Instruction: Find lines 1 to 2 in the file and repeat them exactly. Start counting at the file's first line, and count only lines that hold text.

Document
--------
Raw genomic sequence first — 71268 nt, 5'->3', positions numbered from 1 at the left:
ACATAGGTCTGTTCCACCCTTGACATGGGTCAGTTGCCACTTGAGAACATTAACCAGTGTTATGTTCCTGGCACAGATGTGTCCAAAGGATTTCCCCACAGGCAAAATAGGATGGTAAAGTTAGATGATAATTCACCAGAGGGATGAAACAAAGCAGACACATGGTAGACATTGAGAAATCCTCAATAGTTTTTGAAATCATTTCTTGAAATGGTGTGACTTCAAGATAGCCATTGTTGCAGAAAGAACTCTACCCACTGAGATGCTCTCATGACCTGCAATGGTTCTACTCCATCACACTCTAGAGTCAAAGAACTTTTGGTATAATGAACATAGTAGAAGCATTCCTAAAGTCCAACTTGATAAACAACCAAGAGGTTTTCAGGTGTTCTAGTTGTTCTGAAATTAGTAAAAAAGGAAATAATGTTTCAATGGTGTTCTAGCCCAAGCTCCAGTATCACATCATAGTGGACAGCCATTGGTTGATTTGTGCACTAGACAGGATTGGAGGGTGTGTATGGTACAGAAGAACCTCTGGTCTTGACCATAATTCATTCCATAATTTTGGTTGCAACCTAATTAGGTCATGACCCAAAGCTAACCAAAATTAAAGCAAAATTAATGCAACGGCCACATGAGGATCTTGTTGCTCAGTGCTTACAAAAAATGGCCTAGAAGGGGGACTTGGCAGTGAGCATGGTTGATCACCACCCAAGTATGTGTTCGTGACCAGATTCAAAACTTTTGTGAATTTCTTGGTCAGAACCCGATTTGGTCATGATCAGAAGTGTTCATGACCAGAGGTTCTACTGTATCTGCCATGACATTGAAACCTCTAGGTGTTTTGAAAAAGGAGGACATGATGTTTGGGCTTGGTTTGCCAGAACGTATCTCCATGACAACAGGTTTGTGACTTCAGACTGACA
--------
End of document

Raw genomic sequence first — 71268 nt, 5'->3', positions numbered from 1 at the left:
ACATAGGTCTGTTCCACCCTTGACATGGGTCAGTTGCCACTTGAGAACATTAACCAGTGTTATGTTCCTGGCACAGATGTGTCCAAAGGATTTCCCCACAGGCAAAATAGGATGGTAAAGTTAGATGATAATTCACCAGAGGGATGAAACAAAGCAGACACATGGTAGACATTGAGAAATCCTCAATAGTTTTTGAAATCATTTCTTGAAATGGTGTGACTTCAAGATAGCCATTGTTGCAGAAAGAACTCTACCCACTGAGATGCTCTCATGACCTGCAATGGTTCTACTCCATCACACTCTAGAGTCAAAGAACTTTTGGTATAATGAACATAGTAGAAGCATTCCTAAAGTCCAACTTGATAAACAACCAAGAGGTTTTCAGGTGTTCTAGTTGTTCTGAAATTAGTAAAAAAGGAAATAATGTTTCAATGGTGTTCTAGCCCAAGCTCCAGTATCACATCATAGTGGACAGCCATTGGTTGATTTGTGCACTAGACAGGATTGGAGGGTGTGTATGGTACAGAAGAACCTCTGGTCTTGACCATAATTCATTCCATAATTTTGGTTGCAACCTAATTAGGTCATGACCCAAAGCTAACCAAAATTAAAGCAAAATTAATGCAACGGCCACATGAGGATCTTGTTGCTCAGTGCTTACAAAAAATGGCCTAGAAGGGGGACTTGGCAGTGAGCATGGTTGATCACCACCCAAGTATGTGTTCGTGACCAGATTCAAAACTTTTGTGAATTTCTTGGTCAGAACCCGATTTGGTCATGATCAGAAGTGTTCATGACCAGAGGTTCTACTGTATCTGCCATGACATTGAAACCTCTAGGTGTTTTGAAAAAGGAGGACATGATGTTTGGGCTTGGTTTGCCAGAACGTATCTCCATGACAACAGGTTTGTGACTTCAGACTGACA